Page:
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Facebook, Google Must Adapt as Users Embrace 'Unsocial' Networks

When Facebook bought the photo-sharing app Instagram for $1 billion, theories flew as to what it might mean. Was Mark Zuckerberg defensive, worried that his 850 million Facebook users might stop uploading
250 million photos a day? Or was he making a proactive move into
mobile, where Instagram’s friendly interface makes Facebook look clunky
on iPhones?The real story is both—and one of splintering social
networks that are breaking up the vast, open “social graphs” that give
Facebook and others such power. Facebook’s acquisition of Instagram is a
signal that smaller, closed networks are growing popular by giving
audiences more control over what they share. The networking giants, such
as Facebook and Google, will have to allow consumers new ways to build
tighter social circles. And marketers will face new challenges in “going
viral” among the masses.For nearly a decade, marketers have been
agog over the promise of social networks to provide free advertising, a
cascade of word-of-mouth in which consumers act as advocates for a
brand or product. The dream is based in part on Robert Metcalfe’s law—the
concept by the inventor of the Ethernet that in any networked system,
value grows exponentially as more users join. Like the old 1970s shampoo
commercial, you tell a customer about your product, and she tells two
friends, and so on, and so on, until the world is knocking on your
hair-products door. Going viral like this requires massive connections
of friends.Trouble is, Metcalfe was wrong, at least with human networks. In a landmark 2006 column in IEEE Spectrum,
researchers Bob Briscoe, Andrew Odlyzko, and Benjamin Tilly showed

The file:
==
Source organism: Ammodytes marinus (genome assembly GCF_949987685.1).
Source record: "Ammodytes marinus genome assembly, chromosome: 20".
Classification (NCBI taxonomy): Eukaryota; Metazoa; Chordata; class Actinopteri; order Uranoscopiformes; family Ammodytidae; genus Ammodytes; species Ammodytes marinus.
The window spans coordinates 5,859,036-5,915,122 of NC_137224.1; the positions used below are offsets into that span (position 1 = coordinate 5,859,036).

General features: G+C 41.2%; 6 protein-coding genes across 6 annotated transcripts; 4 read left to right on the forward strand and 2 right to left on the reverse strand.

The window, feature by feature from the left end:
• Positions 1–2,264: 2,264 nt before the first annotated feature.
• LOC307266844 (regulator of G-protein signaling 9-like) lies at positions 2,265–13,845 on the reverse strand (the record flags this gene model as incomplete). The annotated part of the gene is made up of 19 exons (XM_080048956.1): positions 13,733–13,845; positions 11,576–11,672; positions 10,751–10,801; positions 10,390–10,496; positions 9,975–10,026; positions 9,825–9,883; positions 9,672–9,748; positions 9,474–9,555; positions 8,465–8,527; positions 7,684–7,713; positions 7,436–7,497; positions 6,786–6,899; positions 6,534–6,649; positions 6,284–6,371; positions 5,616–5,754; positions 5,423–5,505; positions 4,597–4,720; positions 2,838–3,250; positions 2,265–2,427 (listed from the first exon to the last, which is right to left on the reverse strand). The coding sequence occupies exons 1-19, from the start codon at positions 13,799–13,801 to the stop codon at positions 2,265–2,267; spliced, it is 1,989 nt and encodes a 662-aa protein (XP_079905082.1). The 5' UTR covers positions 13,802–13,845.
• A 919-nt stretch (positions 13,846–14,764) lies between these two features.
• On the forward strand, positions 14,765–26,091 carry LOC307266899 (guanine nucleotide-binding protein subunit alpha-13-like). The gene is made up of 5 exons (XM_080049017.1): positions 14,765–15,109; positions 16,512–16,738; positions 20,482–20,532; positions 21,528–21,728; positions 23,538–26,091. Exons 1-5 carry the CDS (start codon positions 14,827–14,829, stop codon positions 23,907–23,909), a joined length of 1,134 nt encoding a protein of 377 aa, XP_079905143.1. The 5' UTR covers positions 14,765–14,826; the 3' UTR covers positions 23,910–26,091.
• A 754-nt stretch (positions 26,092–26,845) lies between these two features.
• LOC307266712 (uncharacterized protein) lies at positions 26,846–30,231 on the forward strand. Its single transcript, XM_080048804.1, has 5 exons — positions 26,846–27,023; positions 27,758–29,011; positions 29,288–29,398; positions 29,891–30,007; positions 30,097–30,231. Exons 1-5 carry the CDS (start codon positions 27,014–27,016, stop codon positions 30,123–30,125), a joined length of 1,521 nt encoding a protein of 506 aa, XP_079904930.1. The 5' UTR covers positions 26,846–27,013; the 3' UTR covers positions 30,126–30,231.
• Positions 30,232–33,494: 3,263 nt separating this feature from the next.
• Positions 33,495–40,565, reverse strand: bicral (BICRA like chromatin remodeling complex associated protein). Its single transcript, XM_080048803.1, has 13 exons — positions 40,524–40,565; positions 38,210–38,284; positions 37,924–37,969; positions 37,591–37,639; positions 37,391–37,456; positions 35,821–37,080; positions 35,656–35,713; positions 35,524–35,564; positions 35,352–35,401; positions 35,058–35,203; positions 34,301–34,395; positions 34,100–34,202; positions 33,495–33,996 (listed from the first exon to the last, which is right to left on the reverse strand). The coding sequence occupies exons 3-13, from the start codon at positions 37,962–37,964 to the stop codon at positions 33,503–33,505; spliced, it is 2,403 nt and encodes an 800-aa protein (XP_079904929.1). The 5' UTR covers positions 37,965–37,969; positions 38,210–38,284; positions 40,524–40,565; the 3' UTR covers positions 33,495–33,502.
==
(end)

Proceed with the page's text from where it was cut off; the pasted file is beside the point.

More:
mathematically that networks have a fundamental flaw if all nodes are
not created equal. The authors pointed primarily to Zipf’s law,
a concept by 1930s linguist George Zipf that in any system of
resources, there exists declining value for each subsequent item. In the
English language, we use the word “the” in 7 percent of all utterances,
followed by “of” for 3.5 percent of words, with trailing usage of terms
ending somewhere around the noun “floccinaucinihilipilification.”
On Facebook, your connections work the same way from your spouse to
best friend to boss to that old girlfriend who now lives in Iceland.Human
networks, like words in English, have long tails of diminishing usage.
New, smaller social media tools are resonating because they recognize we
have limits on what we share and whom we listen to. Here are a few:• Path.
This social network restricts you to 150 friends, the exact number that
British anthropologist Robin Dunbar suggested was the upper limit on
human relationships. While Path users can post images, videos, or
locations to Facebook and Twitter, the core appeal is creating a closed
circle of high-quality connections.• Pinterest. This network is the darling of 2012, skyrocketing
to No. 3 in usage behind Facebook and Twitter. Users tag, or “pin,”
images of things they like and sort into online scrapbooks. While users
can follow others and comment on their posts, about 90 percent of usage
in my observations has been pins with zero social comments. Pinterest is all about what you like, not how you communicate with others.• Google+ vs. Facebook vs. Twitter. Google (GOOG)
finally got social networking right in 2011 when it gave up on Buzz and
launched G+, a cleaner version of Facebook with strong privacy
features. Google+’s “Circles” allow you to sort friends into groups, and
then share different things with different circles of friends. Facebook
rapidly copied the idea by making it easier to post updates to select
groups of friends. And while Twitter is open to all, one of its popular
features is “lists” that allow you to view updates of only handfuls of
online contacts.• Springpad. This innovative note-taking application
allows users to save items they like, via Web or mobile, and appends
useful information such as price comparisons or movie times. While you
can share items with anyone, the default settings are private, and the
app’s slogan is “share and discover with the people you trust.”• Instagram. Yes, this is an open network that allows liking and commenting on photos. But Instagram
is primarily a photo broadcasting tool, and its rapid growth to 40
million users is driven by how easy it is to make your mobile snaps look

Added: Apr-19-2012 Occurred On: Apr-19-2012
By: Jhurst
Science and Technology
Tags: news
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